When I arrived in New York City in 1983, I was almost seven years old and I’d never seen a black person in real life. I’d never seen one on television either. There were no children of color in my neighborhood, school or city. In kindergarten we had to memorize a famous Polish poem about a nice little African boy called Bambo who scurried up a tree because his mother told him he needed a bath and he was afraid of turning white. “Little black boy Bambo lives in Africa; such beautiful skin our little friend has…” That was the extent of it - the extent of my knowledge of what it mean to be black.
Poland was heavily ensconced behind the Iron Curtain back then and my parents were political refugees, coming to start a new life in a new land. This new land was full of new faces - brown and black faces, so many shades of color I didn’t know where to look. It was overwhelming, incredible, and very soon, completely normal, just another thing I got used too, like seven whole channels on TV and supermarkets full of anything you could ever ask for.
Back home we feared the government and those in charge; they were the enemy, they were the ones who had the dollars to shop in Pevex stores - stores where you could buy furs and imported PespiCola and Levi jeans. If you shopped at the Pevex, you were suspicious and lucky because you could afford luxury in a place where the average person waited on three-hour long lines for toilet paper and a rationed out pound of sugar. Color didn’t scare me; Commies and rich people did.
In America, my skin was white, but my voice was tinged with a heavy accent. I was a foreigner from a Soviet Bloc nation which in 1983 meant something scary.
By second grade, I stopped going to ESL classes. I was learning. I lived in the Glenwood Housing Projects in Brooklyn. There was a boy in my class who was nicer to me than anybody else. His name was James. He had a huge smile and beautiful white teeth, American teeth. We were paired up in Social Studies. Our job was to make a papier mache Statute of Liberty, and we worked hard. He was my first black friend, and then he became just my friend. I wonder what happened to James and where he is now.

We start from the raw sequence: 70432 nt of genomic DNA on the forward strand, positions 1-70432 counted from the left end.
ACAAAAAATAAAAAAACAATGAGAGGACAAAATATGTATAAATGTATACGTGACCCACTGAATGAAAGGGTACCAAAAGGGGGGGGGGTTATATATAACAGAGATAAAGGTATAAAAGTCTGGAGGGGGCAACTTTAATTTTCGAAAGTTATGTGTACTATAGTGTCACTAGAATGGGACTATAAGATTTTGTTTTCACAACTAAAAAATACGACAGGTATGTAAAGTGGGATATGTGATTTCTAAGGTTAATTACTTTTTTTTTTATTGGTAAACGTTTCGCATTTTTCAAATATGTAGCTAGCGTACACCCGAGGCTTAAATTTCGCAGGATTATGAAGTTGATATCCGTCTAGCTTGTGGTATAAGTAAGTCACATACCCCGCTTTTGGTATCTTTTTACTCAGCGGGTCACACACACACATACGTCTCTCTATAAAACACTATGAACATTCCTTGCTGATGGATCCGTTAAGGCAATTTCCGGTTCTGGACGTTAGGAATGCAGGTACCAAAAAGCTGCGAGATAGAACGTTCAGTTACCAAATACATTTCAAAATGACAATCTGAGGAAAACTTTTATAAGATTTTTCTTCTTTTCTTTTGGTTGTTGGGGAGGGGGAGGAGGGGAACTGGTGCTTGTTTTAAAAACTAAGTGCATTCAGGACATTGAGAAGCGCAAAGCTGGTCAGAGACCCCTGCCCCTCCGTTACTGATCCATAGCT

It’s hard for me to write this, because I don’t really know what to say. But I think about color every day now; I think about Ferguson and race and riots and change. And all I know is no one around me is really talking about any of it, about how our country seems to be imploding, about how it’s sitting on some ugly little secret nobody white wants to mention. No one on my Facebook is mentioning it either, save for a few “activist” friends, and a writer I look up to. Are the others afraid to speak about their concern? Or are they afraid because they have none?
I’ve been afraid too; to say the wrong thing, to hurt feelings or be told off. Afraid even that I am writing the word “black” too much; that I am writing the wrong words. I am uncomfortable and I don’t know why. Or I do know why - the events in Ferguson gnaw at me late at night, because they are making me question who I am, how I think, and what my adopted country has become. So I write this despite my fear. I write this because my gut tells me that if I felt compelled to write about Robin Williams dying, I should be compelled to write about Mike Brown. Because in a way, they are about the same thing; senseless death.